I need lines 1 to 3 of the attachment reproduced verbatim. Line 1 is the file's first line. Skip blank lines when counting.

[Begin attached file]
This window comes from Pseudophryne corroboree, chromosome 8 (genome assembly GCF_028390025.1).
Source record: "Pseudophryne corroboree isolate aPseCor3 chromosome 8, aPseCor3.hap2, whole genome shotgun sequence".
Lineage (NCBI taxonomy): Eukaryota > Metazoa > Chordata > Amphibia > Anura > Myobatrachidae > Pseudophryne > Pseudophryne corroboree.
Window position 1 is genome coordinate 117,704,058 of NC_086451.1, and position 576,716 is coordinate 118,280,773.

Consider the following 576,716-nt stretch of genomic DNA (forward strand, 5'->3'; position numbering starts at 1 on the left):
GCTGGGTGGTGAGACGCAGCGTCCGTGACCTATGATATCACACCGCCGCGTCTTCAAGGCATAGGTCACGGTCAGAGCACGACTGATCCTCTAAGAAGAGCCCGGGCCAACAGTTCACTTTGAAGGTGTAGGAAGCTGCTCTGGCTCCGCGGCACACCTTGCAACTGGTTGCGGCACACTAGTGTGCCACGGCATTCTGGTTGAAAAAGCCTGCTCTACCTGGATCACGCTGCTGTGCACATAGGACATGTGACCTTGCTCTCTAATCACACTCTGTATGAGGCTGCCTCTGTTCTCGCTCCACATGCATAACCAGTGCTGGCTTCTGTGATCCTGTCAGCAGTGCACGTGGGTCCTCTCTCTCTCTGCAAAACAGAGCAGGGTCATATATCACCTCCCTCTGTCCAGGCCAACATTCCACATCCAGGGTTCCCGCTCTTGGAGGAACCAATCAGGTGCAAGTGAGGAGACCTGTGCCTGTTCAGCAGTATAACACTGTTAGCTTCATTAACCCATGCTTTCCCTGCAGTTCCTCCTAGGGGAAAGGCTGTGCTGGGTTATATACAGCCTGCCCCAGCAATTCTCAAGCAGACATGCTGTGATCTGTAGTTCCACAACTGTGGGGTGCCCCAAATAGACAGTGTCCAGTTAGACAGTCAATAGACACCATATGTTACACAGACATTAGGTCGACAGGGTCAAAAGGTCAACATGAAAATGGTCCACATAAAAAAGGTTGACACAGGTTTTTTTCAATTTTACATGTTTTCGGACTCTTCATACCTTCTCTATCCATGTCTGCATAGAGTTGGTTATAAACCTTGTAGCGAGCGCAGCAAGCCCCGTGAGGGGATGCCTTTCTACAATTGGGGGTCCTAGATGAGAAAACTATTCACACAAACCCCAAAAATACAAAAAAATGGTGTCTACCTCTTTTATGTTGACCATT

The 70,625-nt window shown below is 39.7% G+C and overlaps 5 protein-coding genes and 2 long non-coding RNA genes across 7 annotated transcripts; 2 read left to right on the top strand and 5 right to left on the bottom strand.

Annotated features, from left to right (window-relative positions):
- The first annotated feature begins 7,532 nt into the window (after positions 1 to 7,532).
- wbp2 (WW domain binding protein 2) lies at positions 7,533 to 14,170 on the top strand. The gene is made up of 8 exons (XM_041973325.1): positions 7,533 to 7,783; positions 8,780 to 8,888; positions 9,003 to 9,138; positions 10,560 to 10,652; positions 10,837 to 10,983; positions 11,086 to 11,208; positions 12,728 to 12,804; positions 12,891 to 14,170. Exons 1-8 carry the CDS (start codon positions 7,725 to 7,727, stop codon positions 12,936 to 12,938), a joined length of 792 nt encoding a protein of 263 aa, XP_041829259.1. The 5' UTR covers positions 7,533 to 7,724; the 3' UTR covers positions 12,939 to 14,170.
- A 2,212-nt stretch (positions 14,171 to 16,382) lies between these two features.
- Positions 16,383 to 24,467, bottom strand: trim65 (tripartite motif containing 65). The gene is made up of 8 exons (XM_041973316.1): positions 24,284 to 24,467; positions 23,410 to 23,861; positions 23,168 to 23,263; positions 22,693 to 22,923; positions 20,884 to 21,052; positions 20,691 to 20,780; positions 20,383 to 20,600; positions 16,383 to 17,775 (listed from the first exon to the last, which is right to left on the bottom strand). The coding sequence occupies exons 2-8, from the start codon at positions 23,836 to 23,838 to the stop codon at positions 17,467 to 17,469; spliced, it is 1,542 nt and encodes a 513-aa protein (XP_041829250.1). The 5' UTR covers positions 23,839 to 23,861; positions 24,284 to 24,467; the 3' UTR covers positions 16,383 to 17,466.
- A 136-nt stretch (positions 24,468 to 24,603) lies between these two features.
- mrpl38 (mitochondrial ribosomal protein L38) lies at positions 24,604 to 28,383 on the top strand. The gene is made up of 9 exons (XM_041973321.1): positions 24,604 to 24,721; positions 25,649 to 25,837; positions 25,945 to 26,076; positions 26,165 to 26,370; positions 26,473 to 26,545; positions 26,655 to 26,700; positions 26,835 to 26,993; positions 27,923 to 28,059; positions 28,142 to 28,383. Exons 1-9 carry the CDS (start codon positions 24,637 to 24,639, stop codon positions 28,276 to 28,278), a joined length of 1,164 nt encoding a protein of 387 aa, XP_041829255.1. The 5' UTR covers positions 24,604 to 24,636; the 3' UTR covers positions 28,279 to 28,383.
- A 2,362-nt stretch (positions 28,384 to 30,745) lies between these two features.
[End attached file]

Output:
This window comes from Pseudophryne corroboree, chromosome 8 (genome assembly GCF_028390025.1).
Source record: "Pseudophryne corroboree isolate aPseCor3 chromosome 8, aPseCor3.hap2, whole genome shotgun sequence".
Lineage (NCBI taxonomy): Eukaryota > Metazoa > Chordata > Amphibia > Anura > Myobatrachidae > Pseudophryne > Pseudophryne corroboree.